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The Benefits of Calisthenics on Mental Health & Well-being

The Benefits of Calisthenics on Mental Health & Well-being

May 23, 2024 3 min read

With mental health awareness more prevalent than ever, with a combination of social, cultural and scientific contributions, which have helped our understanding of people’s well-being, we explore how calisthenics in particular can massively help with your emotional and mental state. With the advocacy from high profile fitness experts, media representation and advancements in neuroscience, it’s no mystery that regular exercise can boost your mood, not just in the short term, but for extended periods of time.

Calisthenic exercises, which involve using your own body weight for resistance have been proven to help with the following aspects of an individual’s quality of life.

  • Endorphin Release: Physical activity, including calisthenics, stimulates the release of endorphins, which are natural mood lifters.
  • Mindfulness: The focus required during calisthenic exercises promotes mindfulness, helping to reduce stress and anxiety levels.
  • Dopamine and Serotonin: Regular exercise increases the levels of neurotransmitters like dopamine and serotonin, which can enhance mood and combat depression.
  • Achievement: Mastering new moves and achieving fitness goals in calisthenics can boost self-confidence and self-esteem.
  • Body Image: Improved physical fitness and strength can lead to a more positive body image.
  • Brain Health: Physical exercise increases blood flow to the brain, promoting neurogenesis (the growth of new neurons) and improving cognitive functions like memory and learning.
  • Focus and Concentration: The concentration required for complex calisthenic movements can translate to better focus in daily activities.

Don’t just take our word for it though. There have been many scientific papers which support the benefits of calisthenics exercise to mental health and well-being. For example, the American Journal of Psychiatry analysed several studies showing that physical activity reduces the symptoms of depression and anxiety, even showing better results than psychotherapy or medication with individuals with mild to moderate depression.

Additionally, a study published in Frontiers in Psychology examined the effects of physical exercise on cognitive function and concluded that regular physical activity is associated with improved cognitive performance and neuroplasticity, which are beneficial for mental health and cognitive aging. The Journal of Health Psychology also found that both aerobic and resistance training exercises, such as those performed in calisthenics, are associated with reductions in perceived stress and improvements in mental well-being .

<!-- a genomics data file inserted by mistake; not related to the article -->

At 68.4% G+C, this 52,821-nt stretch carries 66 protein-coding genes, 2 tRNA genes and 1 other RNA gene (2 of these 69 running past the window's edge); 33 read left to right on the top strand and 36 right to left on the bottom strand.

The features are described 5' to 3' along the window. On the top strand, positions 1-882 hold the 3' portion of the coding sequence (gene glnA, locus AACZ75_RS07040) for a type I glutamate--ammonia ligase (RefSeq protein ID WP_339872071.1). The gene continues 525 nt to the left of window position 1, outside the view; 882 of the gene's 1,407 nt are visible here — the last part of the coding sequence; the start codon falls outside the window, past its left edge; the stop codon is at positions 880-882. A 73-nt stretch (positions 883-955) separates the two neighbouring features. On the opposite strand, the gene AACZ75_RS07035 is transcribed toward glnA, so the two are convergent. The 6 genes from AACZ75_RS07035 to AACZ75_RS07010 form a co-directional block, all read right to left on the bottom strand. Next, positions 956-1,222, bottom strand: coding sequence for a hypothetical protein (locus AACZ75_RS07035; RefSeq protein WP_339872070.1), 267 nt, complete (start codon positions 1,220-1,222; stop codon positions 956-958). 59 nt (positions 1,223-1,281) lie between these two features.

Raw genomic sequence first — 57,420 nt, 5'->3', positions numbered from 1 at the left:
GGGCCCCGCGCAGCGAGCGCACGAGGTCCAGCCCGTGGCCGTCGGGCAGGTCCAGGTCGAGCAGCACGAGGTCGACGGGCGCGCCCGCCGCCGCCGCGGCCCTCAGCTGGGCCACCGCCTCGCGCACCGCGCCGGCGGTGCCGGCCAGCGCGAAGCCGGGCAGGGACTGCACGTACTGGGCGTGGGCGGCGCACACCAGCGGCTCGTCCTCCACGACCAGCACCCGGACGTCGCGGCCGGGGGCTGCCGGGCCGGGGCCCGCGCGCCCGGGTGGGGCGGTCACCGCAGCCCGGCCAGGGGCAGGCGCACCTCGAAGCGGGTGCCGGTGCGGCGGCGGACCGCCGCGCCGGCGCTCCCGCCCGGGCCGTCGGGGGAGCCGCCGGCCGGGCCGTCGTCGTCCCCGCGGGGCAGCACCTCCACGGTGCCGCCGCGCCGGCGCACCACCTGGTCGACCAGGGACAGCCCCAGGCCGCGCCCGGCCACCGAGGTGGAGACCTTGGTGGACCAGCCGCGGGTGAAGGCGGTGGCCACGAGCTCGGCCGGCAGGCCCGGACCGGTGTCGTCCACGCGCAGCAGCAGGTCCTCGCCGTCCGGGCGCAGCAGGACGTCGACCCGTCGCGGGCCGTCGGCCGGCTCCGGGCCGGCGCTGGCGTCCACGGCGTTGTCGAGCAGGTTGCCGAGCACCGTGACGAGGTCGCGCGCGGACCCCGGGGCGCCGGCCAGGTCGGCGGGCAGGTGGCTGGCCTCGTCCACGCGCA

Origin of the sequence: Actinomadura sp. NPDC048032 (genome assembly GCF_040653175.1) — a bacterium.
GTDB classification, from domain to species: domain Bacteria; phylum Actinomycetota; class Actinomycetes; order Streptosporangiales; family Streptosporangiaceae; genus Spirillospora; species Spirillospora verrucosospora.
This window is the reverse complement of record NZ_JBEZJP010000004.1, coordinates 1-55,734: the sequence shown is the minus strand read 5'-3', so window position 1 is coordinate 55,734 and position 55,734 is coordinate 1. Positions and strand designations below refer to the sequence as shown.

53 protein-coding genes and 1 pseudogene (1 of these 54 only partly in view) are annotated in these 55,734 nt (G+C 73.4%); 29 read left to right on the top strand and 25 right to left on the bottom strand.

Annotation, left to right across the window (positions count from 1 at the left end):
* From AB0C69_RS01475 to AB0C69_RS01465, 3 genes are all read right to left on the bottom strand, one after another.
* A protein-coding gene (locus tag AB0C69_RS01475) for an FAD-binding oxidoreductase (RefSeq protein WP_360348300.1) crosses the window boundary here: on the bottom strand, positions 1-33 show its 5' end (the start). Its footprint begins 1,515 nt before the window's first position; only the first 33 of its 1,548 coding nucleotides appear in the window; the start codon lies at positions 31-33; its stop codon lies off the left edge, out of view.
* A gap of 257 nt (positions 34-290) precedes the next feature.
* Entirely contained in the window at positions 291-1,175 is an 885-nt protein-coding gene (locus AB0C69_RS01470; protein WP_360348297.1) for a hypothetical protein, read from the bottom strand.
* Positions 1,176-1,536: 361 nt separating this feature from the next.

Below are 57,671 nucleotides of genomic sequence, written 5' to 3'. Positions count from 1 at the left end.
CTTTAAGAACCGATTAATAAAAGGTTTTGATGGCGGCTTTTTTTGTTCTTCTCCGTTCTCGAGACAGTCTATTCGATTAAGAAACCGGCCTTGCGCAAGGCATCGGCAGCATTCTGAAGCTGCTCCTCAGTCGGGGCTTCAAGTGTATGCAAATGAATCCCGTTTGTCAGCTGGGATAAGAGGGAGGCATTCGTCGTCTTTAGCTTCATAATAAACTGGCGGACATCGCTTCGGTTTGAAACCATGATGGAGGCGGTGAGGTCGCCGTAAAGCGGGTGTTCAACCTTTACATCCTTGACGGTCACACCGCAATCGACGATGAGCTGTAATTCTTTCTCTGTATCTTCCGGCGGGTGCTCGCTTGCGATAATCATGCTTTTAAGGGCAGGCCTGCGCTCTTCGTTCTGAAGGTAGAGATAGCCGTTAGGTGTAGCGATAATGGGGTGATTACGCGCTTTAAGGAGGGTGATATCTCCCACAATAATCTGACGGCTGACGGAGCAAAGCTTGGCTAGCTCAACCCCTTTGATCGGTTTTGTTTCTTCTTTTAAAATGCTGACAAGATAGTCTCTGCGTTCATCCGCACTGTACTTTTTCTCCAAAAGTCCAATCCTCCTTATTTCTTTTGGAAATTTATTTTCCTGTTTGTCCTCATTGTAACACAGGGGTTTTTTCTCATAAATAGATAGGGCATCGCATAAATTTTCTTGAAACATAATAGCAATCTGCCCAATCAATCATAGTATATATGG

Boost Mental Health with Calisthenics

The heightened focus on mental health is a result of these intersecting factors, leading to a more comprehensive understanding and approach to mental well-being over recent years. The collective efforts of individuals, communities, healthcare providers, and policymakers continue to drive progress in addressing mental health challenges and promoting overall well-being. We encourage anyone who might be questioning their mental health to take part in calisthenic exercises and reflect on how it can help them. But this is just one element in overall well-being and for more information, you can visit the Mental Health Foundation website. Stay fit on the inside and outside with Gravity Fitness and our range of calisthenics equipment.


Schuch, F. B., Vancampfort, D., Firth, J., et al. (2018). Physical activity and incident depression: a meta-analysis of prospective cohort studies. American Journal of Psychiatry, 175(7), 631-648.

Erickson, K. I., Hillman, C., Stillman, C. M., et al. (2019). Physical activity, cognition, and brain outcomes: A review of the 2018 evidence. Frontiers in Psychology, 10, 2339.

Rebar, A. L., Stanton, R., Geard, D., et al. (2015). A meta-meta-analysis of the effect of physical activity on depression and anxiety in non-clinical adult populations. Health Psychology Review, 9(3), 366-378.